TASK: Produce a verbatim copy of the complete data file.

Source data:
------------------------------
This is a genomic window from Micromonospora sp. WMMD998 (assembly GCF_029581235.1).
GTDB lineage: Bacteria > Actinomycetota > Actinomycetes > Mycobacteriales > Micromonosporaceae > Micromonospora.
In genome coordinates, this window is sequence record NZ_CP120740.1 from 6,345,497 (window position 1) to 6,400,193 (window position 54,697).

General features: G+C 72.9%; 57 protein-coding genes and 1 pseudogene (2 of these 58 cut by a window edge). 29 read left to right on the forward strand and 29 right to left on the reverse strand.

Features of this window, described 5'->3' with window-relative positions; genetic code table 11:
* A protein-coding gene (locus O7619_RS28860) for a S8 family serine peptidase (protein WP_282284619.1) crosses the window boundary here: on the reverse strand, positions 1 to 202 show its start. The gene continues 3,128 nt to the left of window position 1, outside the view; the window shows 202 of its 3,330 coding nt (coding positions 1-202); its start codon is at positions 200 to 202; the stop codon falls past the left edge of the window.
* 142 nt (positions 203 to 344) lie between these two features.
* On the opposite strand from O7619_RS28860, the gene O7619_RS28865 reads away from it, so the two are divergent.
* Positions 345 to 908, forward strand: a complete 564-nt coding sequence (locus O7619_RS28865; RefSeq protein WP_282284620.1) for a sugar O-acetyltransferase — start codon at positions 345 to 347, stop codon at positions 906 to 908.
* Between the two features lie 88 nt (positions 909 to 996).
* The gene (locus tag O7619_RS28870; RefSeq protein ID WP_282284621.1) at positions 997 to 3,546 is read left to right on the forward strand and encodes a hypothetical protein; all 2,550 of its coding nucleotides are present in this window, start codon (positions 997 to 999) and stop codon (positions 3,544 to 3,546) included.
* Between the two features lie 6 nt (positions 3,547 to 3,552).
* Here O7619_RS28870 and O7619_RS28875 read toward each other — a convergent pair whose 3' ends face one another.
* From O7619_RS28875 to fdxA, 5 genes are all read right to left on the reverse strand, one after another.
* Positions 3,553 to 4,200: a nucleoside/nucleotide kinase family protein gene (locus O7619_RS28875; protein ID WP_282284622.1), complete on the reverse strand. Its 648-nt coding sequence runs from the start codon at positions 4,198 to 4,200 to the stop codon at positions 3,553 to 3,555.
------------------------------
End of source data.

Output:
This is a genomic window from Micromonospora sp. WMMD998 (assembly GCF_029581235.1).
GTDB lineage: Bacteria > Actinomycetota > Actinomycetes > Mycobacteriales > Micromonosporaceae > Micromonospora.
In genome coordinates, this window is sequence record NZ_CP120740.1 from 6,345,497 (window position 1) to 6,400,193 (window position 54,697).

General features: G+C 72.9%; 57 protein-coding genes and 1 pseudogene (2 of these 58 cut by a window edge). 29 read left to right on the forward strand and 29 right to left on the reverse strand.

Features of this window, described 5'->3' with window-relative positions; genetic code table 11:
* A protein-coding gene (locus O7619_RS28860) for a S8 family serine peptidase (protein WP_282284619.1) crosses the window boundary here: on the reverse strand, positions 1 to 202 show its start. The gene continues 3,128 nt to the left of window position 1, outside the view; the window shows 202 of its 3,330 coding nt (coding positions 1-202); its start codon is at positions 200 to 202; the stop codon falls past the left edge of the window.
* 142 nt (positions 203 to 344) lie between these two features.
* On the opposite strand from O7619_RS28860, the gene O7619_RS28865 reads away from it, so the two are divergent.
* Positions 345 to 908, forward strand: a complete 564-nt coding sequence (locus O7619_RS28865; RefSeq protein WP_282284620.1) for a sugar O-acetyltransferase — start codon at positions 345 to 347, stop codon at positions 906 to 908.
* Between the two features lie 88 nt (positions 909 to 996).
* The gene (locus tag O7619_RS28870; RefSeq protein ID WP_282284621.1) at positions 997 to 3,546 is read left to right on the forward strand and encodes a hypothetical protein; all 2,550 of its coding nucleotides are present in this window, start codon (positions 997 to 999) and stop codon (positions 3,544 to 3,546) included.
* Between the two features lie 6 nt (positions 3,547 to 3,552).
* Here O7619_RS28870 and O7619_RS28875 read toward each other — a convergent pair whose 3' ends face one another.
* From O7619_RS28875 to fdxA, 5 genes are all read right to left on the reverse strand, one after another.
* Positions 3,553 to 4,200: a nucleoside/nucleotide kinase family protein gene (locus O7619_RS28875; protein ID WP_282284622.1), complete on the reverse strand. Its 648-nt coding sequence runs from the start codon at positions 4,198 to 4,200 to the stop codon at positions 3,553 to 3,555.